Naval Dental Center, Bethesda. Mary [ond used as a guideiine for reestab-
iishing the ideai attachment
Correspondence fa: CAPT iviorlin E. Gner, DC, USN. 2014
Subida Terrace, Carlsbod. Calitornio 92009.
dimensions when performing
clinicoi crown iengthening
Reprinf requesfs to: Lbrorion, Naval Dental School, Nafionol surgery.^"" The need to con-
Noval Denfol Center, Befnesda. Maryland 20889-5077.
sider a variable supracrestal
Ttiis article is a work ot the US government and may be repiinteö with- attachment area to aliow for
out peimissioh The opinions or assertions contained tierein are the pri- the range of epitheiiai and
vate views of the authors ond ore not to be construed as official ar as
reflecting the views ot the Department of the r^Iavy or any ottier
connective tissue attachments
department or agency ot the US government has also been discussed.'^''^

Volume 14, Number 2, 1994


156

The importance of the bio- osseaus crest a bioiogic width process. The preserved cadov-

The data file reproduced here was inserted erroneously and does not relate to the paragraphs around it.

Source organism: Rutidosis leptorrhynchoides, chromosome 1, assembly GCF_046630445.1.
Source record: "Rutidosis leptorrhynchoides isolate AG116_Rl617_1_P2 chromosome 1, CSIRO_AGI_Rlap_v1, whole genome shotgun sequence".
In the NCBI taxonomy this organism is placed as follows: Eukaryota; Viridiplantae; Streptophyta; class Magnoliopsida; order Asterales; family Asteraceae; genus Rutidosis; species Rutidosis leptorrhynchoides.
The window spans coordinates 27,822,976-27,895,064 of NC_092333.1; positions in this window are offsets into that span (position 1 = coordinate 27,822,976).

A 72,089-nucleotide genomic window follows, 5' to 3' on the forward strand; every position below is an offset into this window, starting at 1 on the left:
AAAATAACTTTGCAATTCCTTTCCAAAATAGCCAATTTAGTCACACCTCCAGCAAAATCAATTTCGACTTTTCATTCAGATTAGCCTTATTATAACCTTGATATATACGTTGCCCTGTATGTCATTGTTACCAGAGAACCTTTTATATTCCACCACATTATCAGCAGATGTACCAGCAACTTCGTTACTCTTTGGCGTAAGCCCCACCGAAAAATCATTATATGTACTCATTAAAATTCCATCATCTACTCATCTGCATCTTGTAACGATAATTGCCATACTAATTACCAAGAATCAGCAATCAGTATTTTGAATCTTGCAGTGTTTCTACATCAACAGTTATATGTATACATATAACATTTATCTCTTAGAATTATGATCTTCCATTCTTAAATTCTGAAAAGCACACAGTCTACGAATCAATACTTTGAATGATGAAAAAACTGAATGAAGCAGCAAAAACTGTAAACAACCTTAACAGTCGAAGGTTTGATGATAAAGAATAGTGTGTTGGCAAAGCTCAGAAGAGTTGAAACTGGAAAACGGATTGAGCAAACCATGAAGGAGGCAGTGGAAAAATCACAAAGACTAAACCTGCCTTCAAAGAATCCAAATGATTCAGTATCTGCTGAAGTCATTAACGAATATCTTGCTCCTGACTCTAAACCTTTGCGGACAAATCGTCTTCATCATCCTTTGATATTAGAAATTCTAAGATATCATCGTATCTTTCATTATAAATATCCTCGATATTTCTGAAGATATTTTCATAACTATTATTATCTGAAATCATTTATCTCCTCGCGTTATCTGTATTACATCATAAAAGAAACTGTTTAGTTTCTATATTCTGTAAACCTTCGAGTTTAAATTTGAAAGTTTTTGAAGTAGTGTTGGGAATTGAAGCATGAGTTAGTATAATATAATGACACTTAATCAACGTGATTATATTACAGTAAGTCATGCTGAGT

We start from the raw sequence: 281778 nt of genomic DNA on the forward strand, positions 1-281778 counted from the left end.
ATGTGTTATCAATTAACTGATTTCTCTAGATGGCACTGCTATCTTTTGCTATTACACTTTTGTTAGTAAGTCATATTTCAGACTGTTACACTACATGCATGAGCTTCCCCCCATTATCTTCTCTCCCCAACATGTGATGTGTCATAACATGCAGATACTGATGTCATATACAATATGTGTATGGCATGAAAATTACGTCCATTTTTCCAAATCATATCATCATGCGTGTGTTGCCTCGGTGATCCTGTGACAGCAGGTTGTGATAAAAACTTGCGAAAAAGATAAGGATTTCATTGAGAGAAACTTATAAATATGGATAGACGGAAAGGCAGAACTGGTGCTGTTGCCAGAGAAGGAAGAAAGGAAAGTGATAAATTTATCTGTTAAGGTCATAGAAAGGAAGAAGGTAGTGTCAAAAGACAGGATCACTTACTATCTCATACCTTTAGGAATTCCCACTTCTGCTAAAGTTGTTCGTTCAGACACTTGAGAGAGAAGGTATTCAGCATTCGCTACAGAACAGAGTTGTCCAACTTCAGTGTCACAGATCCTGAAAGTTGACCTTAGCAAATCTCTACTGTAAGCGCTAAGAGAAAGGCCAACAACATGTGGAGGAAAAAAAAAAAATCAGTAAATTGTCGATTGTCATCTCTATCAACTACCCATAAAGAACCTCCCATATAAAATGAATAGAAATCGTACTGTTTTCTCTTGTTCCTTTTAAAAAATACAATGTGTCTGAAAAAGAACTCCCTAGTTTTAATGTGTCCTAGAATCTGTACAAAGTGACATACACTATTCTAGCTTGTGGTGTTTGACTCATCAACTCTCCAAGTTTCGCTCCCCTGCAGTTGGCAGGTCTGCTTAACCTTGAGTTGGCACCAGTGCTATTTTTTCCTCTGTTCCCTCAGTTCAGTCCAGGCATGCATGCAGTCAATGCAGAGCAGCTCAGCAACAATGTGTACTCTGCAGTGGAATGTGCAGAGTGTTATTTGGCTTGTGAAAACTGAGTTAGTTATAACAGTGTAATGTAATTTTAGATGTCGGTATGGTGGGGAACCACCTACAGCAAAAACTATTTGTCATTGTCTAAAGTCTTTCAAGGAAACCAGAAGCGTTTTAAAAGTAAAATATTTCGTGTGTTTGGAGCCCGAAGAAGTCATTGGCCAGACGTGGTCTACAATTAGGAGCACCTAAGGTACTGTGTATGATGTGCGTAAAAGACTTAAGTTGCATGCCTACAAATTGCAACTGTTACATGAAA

logic width in relation to gingi- was reestablished at 1 year, er tissues yieided sections with
vai health and as a guide for and that its dimension was 0,90 reodily identifiable structures
placing dentai restorations has mm, compared to 4,47 mm on when stained histaiogically.
been studied.'''-" Clinicaiiy, surgically operated control Measurements from these sec-
Newcomb''' found that the teeth without restorations. This tions were used to estimate the
greatest degree of gingivai finding suggests that the bio- study sample size.
inflammation was seen when logic width, if violated, may be in the principal study, each
subgingival crown margins reestabiished at a minimai of 10 jaws, from cadavers rang-
were placed near the base of a c c e p t a b i e dimension for ing in age from 54 to 78 years,